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Healthy Balance

Winter Comfort Foods that Are Good for You

woman enjoying a bowl of her favorite comfort food

Does one step outside on a cold, blustery day send you running back indoors to curl up on the couch? And then you want to enjoy a steaming plate of your favorite comfort food?

Does the world's current state make you turn to foods that soothe your emotions rather than just fueling your body? These six tips help lighten the foods that warm you up and keep you satisfied.

Comfort Food But Still Healthy

It's no wonder so many people turn to their favorite comfort foods in the winter – or when they feel like they need a little pick-me-up. Comfort foods are rich and satisfying. They soothe body and soul, filling us up as they warm us up. The problem is that what makes them so comforting – lots of fat, carbs, salt, or sugar – also makes them less than healthy choices.

Luckily, your favorite comfort foods can be made healthier with a little creativity and without skimping on taste. Here are six techniques to lighten things up.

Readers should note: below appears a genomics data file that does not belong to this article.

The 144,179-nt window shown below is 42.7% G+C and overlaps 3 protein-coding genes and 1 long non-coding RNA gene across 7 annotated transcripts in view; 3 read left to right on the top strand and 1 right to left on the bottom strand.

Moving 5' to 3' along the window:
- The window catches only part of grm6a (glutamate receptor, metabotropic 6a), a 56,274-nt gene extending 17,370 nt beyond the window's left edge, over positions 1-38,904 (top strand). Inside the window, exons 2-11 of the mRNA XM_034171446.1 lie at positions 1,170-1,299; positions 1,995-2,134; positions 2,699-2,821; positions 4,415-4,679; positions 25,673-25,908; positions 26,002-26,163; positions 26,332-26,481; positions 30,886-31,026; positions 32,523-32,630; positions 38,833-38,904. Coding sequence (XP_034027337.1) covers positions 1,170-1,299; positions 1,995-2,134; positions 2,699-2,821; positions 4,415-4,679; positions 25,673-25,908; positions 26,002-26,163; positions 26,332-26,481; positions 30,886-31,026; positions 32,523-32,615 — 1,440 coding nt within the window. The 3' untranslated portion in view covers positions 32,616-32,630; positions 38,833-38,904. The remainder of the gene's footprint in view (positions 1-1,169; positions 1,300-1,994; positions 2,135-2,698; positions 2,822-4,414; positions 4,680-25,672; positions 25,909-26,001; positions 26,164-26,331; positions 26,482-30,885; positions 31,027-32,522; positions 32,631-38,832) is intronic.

Go Lean

Instead of adding high-fat proteins like ground beef to chili, meatloaf, or burgers, try using ground turkey or ground chicken. If you must have beef, opt for the leanest version you can find (no lower than 90%).

Spice it Up

Worried that ground turkey or ground chicken will taste bland and boring compared to the beef everyone is used to? Enhance leaner meats' flavor by adding herbs and spices that really pack a punch, like:

If you're making meatballs, simmer them in the sauce before serving to infuse them with flavor.

Bake, Don't Fry

Frying foods in oil can add an estimated 50% more calories to a dish. Classic comfort foods like fried chicken and french fries can quickly be baked in the oven – or try an air fryer.

Reduce Salt

If you're using canned, boxed, or frozen ingredients, chances are they already contain more sodium than they need. Purchase low-sodium versions of these foods when available, and don't add any extra salt until you taste the final dish.

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Think Veggies

Substitute thinly sliced zucchini or eggplant for the noodles in a pan of lasagna. Instead of spaghetti, try baked spaghetti squash – just use a fork to turn the cooked squash into strings that look just like pasta – or make zucchini "noodles" with a spiralizer.

For pizza, try a crispy cauliflower crust instead of a doughy one. If you have picky eaters in your house, make these switches gradually by swapping only half of the pasta for veggies.

Use Other Healthy Alternatives

The veggie swaps above really help to reduce calories and add essential nutrients. But there are many other simple swaps you can make to your comfort foods:

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